Business now operates within a carbon surge economy: Carbon surge — rapidly rising concentrations of atmospheric greenhouse gases — is rapidly raising the risks and cost of doing business. Extreme weather tied to the carbon surge is reducing business revenues by disrupting customer access to stores and websites. Increasing evidence of climate change tied to the carbon surge is pushing consumers, especially the millennial generation, to question what they buy and who they buy from.
This consumer shift is threatening utility revenues while growing the sales of smart, energy efficient technologies. The net result is the emergence of an economy defined and shaped by carbon surge.
Carbon surge evidence
The World Meteorological Organization’s latest report finds that a carbon surge in climate-changing emissions has pushed atmospheric CO2 concentration to 142 percent of the pre-industrial era, with methane and nitrous oxide levels at 253 percent and 121 percent of pre-industrial levels. The ocean’s ability to absorb greenhouse gases may have reached its limits — with ocean acidification now at levels unseen for over 300 million years.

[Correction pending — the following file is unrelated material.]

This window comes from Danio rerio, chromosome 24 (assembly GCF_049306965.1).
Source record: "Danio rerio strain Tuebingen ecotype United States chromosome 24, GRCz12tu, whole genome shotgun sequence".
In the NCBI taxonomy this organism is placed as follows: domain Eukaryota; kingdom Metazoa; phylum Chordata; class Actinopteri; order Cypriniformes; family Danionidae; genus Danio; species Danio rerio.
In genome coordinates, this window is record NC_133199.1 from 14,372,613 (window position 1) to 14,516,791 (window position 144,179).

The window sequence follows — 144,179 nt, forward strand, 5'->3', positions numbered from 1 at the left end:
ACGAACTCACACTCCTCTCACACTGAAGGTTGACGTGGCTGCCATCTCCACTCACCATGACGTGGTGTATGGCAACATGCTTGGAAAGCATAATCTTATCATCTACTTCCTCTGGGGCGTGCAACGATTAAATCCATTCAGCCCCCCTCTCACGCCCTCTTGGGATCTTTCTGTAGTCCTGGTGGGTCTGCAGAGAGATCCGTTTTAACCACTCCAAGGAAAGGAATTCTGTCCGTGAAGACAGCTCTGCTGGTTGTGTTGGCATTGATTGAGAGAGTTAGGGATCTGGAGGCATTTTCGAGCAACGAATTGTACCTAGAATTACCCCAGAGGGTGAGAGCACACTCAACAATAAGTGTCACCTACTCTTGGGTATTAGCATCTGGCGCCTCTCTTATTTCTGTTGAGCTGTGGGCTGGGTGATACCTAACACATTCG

Carbon surge’s threat to business costs
A carbon surge economy is a costlier place to do business. Examples of how carbon surge and the inceased incidence of extreme weather are increasing business costs include:
- Rising electricity and fossil fuel costs tied to increased regulation of climate changing pollution;
- Increased commodity costs, plus increased price volatility, as extreme weather events disrupt or destroy supplies;
- Increased property insurance tied to the increase in extreme weather damage claims;
- Lost productivity due to electrical service disruption;
- Lost productivity due to storm and weather related worker attendance disruptions.